Culture: Concept and Definition


 CONCEPT OF CULTURE

Sociologists and anthropologists use ‘culture’ as a collective noun for the symbolic and learned aspects of human society, including language, custom and convetion, by which human behaviour can be distinguished from that of other primates. Cultural anthropology (as distinct from physical anthropology) takes as its special province the analysis of the culture of human societies. Anthropology recognizes that human behaviour is largely culturally and not genetically determined. This has given rise to debates about cultural diffusion and the uniqueness of cultures and cultural relativity.
Sociologists do not use the term ‘culture’, as it often is used in ordinary speech. Culture, as we conceive of it, does not refer to just the cultivated prestigious patterns of upper-class groups in a society culture viewed been passed down through the generations and which, increasingly, has differentiated the human way of life from that of other human species.
Culture consists of the thoughts and behaviour patterns that members of a society learn through language and other forms of symbolic interaction-then customs, habits, beliefs and values. The common view point’s which bind them together as a social entity.
Culture is an explanatory concept in two senses: (1) It has the potential for explaining why specific institutions occur when and where they do. For example, it has been suggested that certain types of religious patterns are associated with specific types of social structure. In other words, certain features of the cultural system explain other features of the system. (2) Culture contains principles for interpreting behaviour and institutions. To interpret is not to explain why an institution occurs when and where it does, but to make sense of it.
Most social scientists today employ some variation of the modern culture concept in their research and while they agree about the essential features of culture, they still disagree fundamentally about how culture works the factors governing it, and the full extent of its influence on behaviour, thought and perception.
5.2 DEFINITION OF CULTURE
What has been termed the classic definition of culture was provided by the 19th century English anthropologist Edward Burnett Tylor in the first paragraph of his primitive culture (1987):
“Culture... is that complex whole which includes knowledge belief, art, morals, law, custom, and any other capabilities and habits acquired by man as a member of society”.
In anthropology (1881) Tylor made it clear that culture so defined, is possessed by man alone. This conception of culture served anthropologist well for some 50 years. With the increasing maturity of anthropological science, further reflections upon the nature of their subject matter and concepts led to a multiplication and diversification of definitions of culture. In culture: a critical review of concepts and definitions (1952), U.S anthropologists A.L. Kroeber and Clyde Kluckhohn cited 164 definitions of culture ranging from “learned behaviour” to ‘ideas in the mind, “a logical construct, “statistical fiction,” “a psychic defence mechanism,” and so on. The definition or the conception of culture that is referred by Kroeber and Kluckhohn and also by a great many other anthropologists in recent years is that culture is an abstraction or, more specifically, “an abstraction from behaviour”.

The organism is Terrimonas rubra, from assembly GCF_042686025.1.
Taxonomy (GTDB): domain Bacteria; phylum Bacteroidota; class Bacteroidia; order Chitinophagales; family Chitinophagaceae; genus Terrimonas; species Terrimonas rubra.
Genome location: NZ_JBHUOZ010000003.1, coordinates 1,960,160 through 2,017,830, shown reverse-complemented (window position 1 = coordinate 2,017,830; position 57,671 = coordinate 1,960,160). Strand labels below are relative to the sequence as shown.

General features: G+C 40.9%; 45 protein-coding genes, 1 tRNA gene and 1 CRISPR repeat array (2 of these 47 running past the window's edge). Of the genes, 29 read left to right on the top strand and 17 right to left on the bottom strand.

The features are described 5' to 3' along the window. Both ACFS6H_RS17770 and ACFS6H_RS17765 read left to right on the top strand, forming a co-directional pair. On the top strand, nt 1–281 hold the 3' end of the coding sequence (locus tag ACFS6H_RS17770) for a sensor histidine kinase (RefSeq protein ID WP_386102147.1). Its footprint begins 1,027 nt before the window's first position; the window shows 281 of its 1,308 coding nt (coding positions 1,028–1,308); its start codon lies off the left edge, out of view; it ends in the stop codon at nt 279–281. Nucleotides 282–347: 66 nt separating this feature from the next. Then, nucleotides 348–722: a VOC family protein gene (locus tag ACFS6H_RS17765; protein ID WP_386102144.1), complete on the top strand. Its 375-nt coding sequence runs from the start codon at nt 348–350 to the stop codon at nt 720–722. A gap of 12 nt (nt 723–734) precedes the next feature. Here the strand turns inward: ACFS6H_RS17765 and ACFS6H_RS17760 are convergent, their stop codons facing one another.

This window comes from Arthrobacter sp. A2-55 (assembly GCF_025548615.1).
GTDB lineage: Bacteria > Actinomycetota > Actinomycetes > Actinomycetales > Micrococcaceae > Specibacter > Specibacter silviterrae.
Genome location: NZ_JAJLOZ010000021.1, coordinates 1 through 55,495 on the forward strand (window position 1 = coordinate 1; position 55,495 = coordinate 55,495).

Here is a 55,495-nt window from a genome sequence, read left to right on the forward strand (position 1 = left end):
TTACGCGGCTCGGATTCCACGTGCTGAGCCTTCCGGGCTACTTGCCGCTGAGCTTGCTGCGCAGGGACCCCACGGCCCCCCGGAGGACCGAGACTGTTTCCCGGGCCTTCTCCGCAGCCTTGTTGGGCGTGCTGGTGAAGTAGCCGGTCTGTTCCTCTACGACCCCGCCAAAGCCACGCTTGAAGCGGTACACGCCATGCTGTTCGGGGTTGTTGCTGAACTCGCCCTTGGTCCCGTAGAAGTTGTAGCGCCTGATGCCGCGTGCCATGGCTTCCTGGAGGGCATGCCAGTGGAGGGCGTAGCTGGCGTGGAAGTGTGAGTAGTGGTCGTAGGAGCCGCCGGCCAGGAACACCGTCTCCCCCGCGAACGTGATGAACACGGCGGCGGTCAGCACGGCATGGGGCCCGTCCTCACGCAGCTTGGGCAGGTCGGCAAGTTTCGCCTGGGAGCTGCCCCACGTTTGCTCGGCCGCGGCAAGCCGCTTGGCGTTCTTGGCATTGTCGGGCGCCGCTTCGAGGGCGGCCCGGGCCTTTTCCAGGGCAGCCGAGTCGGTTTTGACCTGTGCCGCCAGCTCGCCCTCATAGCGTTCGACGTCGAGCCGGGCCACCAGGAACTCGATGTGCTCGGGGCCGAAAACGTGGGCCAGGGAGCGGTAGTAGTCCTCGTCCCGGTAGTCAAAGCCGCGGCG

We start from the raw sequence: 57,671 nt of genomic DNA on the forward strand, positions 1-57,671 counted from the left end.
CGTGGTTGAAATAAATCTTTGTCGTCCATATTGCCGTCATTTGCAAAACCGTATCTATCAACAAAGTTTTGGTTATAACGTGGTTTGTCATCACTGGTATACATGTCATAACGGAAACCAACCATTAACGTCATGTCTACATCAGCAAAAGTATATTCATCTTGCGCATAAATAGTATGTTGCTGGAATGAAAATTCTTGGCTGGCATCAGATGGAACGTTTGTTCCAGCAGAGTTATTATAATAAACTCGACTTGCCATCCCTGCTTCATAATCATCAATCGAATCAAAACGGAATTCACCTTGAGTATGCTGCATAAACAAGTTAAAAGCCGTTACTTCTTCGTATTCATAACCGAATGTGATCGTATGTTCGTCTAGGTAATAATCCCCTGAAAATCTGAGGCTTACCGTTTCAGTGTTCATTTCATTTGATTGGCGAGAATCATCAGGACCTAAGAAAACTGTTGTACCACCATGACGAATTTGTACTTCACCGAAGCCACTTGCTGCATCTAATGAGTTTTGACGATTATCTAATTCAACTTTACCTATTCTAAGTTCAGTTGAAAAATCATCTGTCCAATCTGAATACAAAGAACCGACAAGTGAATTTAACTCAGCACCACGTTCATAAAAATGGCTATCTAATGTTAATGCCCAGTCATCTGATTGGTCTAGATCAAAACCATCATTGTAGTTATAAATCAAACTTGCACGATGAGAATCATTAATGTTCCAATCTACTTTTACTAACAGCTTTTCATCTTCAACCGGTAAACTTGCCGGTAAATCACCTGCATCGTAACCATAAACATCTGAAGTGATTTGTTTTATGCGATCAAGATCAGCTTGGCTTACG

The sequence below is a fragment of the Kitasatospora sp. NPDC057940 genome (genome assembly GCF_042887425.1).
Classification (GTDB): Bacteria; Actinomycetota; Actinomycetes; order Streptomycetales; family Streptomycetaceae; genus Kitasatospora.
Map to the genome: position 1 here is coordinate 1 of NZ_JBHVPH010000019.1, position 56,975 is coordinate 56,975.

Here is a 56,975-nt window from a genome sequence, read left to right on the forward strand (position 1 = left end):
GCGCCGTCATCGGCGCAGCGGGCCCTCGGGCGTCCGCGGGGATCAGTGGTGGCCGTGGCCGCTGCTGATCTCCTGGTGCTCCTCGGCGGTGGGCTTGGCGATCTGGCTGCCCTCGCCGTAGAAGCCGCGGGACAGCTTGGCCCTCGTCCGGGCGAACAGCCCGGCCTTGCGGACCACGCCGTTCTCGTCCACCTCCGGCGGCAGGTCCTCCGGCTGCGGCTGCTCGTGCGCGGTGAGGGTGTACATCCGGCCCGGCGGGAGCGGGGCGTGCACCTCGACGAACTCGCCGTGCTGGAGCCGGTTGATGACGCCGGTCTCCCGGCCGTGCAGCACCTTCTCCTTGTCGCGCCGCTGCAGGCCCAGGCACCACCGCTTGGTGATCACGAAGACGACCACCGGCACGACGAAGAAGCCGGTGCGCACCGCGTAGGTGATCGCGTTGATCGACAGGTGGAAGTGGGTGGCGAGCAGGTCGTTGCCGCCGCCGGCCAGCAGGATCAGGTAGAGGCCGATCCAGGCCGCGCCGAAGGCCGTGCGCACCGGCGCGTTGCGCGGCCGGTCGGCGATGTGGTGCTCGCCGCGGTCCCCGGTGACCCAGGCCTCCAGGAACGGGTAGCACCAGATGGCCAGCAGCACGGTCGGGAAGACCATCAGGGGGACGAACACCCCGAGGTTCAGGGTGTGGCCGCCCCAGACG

When things and events are considered in the context of their relation to the human organism, they constitute behaviour; when they are considered not in terms of their relation to the human organism but in their relationship to one another, they become culture by definition.
According to Spencer: Culture is “the superorganic environment as distinguished from the inorganic or physical and from the organic---the world of plants and animals. He called culture superorganic as it is a system of knowledge that exists apart from and above (“super”) man’s biological nature (“Organic”). Culture does not come from instincts or biology; it comes from knowledge, system created in man’s social life. Since culture is knowledge, it is expressed in symbols.  
According to Redfield: Culture is an organised body of conventional understanding manifest in arte-fact which, persisting through tradition, characterises a human group.